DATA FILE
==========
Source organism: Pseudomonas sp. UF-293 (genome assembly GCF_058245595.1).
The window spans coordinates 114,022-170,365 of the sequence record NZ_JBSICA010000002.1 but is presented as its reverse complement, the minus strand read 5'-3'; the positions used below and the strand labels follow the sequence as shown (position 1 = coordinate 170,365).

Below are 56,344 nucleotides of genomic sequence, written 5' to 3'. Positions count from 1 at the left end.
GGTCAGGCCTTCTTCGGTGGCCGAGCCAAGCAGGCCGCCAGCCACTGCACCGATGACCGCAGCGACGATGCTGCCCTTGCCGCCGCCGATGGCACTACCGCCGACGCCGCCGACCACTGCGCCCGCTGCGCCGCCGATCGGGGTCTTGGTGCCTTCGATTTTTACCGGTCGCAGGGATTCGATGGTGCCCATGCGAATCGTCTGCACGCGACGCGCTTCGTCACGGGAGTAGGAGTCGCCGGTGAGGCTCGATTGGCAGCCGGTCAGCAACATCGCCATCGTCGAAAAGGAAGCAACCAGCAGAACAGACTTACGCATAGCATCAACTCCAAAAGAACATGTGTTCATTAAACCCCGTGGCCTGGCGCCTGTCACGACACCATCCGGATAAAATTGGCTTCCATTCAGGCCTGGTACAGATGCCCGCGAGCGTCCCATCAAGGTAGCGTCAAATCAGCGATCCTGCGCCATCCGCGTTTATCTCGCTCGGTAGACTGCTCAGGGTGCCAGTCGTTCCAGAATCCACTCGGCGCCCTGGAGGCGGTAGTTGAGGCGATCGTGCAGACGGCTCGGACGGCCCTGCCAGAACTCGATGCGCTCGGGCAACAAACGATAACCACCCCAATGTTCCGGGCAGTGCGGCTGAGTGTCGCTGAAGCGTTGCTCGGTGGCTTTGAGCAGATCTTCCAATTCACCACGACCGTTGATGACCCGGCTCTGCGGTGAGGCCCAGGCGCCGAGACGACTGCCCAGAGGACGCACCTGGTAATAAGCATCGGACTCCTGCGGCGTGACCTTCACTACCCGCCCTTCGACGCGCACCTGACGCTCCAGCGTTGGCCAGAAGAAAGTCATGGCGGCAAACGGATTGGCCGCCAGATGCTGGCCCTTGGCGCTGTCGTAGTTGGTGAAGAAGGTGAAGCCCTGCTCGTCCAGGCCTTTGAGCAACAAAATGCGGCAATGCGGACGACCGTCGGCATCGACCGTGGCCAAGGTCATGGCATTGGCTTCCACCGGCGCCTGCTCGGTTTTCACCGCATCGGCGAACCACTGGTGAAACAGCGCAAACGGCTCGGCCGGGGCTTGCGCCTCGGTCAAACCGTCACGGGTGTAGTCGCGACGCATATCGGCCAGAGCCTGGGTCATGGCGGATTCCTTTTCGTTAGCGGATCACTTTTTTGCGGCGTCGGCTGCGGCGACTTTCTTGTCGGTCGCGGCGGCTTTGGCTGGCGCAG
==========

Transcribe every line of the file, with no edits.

Source organism: Pseudomonas sp. UF-293 (genome assembly GCF_058245595.1).
The window spans coordinates 114,022-170,365 of the sequence record NZ_JBSICA010000002.1 but is presented as its reverse complement, the minus strand read 5'-3'; the positions used below and the strand labels follow the sequence as shown (position 1 = coordinate 170,365).

Below are 56,344 nucleotides of genomic sequence, written 5' to 3'. Positions count from 1 at the left end.
GGTCAGGCCTTCTTCGGTGGCCGAGCCAAGCAGGCCGCCAGCCACTGCACCGATGACCGCAGCGACGATGCTGCCCTTGCCGCCGCCGATGGCACTACCGCCGACGCCGCCGACCACTGCGCCCGCTGCGCCGCCGATCGGGGTCTTGGTGCCTTCGATTTTTACCGGTCGCAGGGATTCGATGGTGCCCATGCGAATCGTCTGCACGCGACGCGCTTCGTCACGGGAGTAGGAGTCGCCGGTGAGGCTCGATTGGCAGCCGGTCAGCAACATCGCCATCGTCGAAAAGGAAGCAACCAGCAGAACAGACTTACGCATAGCATCAACTCCAAAAGAACATGTGTTCATTAAACCCCGTGGCCTGGCGCCTGTCACGACACCATCCGGATAAAATTGGCTTCCATTCAGGCCTGGTACAGATGCCCGCGAGCGTCCCATCAAGGTAGCGTCAAATCAGCGATCCTGCGCCATCCGCGTTTATCTCGCTCGGTAGACTGCTCAGGGTGCCAGTCGTTCCAGAATCCACTCGGCGCCCTGGAGGCGGTAGTTGAGGCGATCGTGCAGACGGCTCGGACGGCCCTGCCAGAACTCGATGCGCTCGGGCAACAAACGATAACCACCCCAATGTTCCGGGCAGTGCGGCTGAGTGTCGCTGAAGCGTTGCTCGGTGGCTTTGAGCAGATCTTCCAATTCACCACGACCGTTGATGACCCGGCTCTGCGGTGAGGCCCAGGCGCCGAGACGACTGCCCAGAGGACGCACCTGGTAATAAGCATCGGACTCCTGCGGCGTGACCTTCACTACCCGCCCTTCGACGCGCACCTGACGCTCCAGCGTTGGCCAGAAGAAAGTCATGGCGGCAAACGGATTGGCCGCCAGATGCTGGCCCTTGGCGCTGTCGTAGTTGGTGAAGAAGGTGAAGCCCTGCTCGTCCAGGCCTTTGAGCAACAAAATGCGGCAATGCGGACGACCGTCGGCATCGACCGTGGCCAAGGTCATGGCATTGGCTTCCACCGGCGCCTGCTCGGTTTTCACCGCATCGGCGAACCACTGGTGAAACAGCGCAAACGGCTCGGCCGGGGCTTGCGCCTCGGTCAAACCGTCACGGGTGTAGTCGCGACGCATATCGGCCAGAGCCTGGGTCATGGCGGATTCCTTTTCGTTAGCGGATCACTTTTTTGCGGCGTCGGCTGCGGCGACTTTCTTGTCGGTCGCGGCGGCTTTGGCTGGCGCAG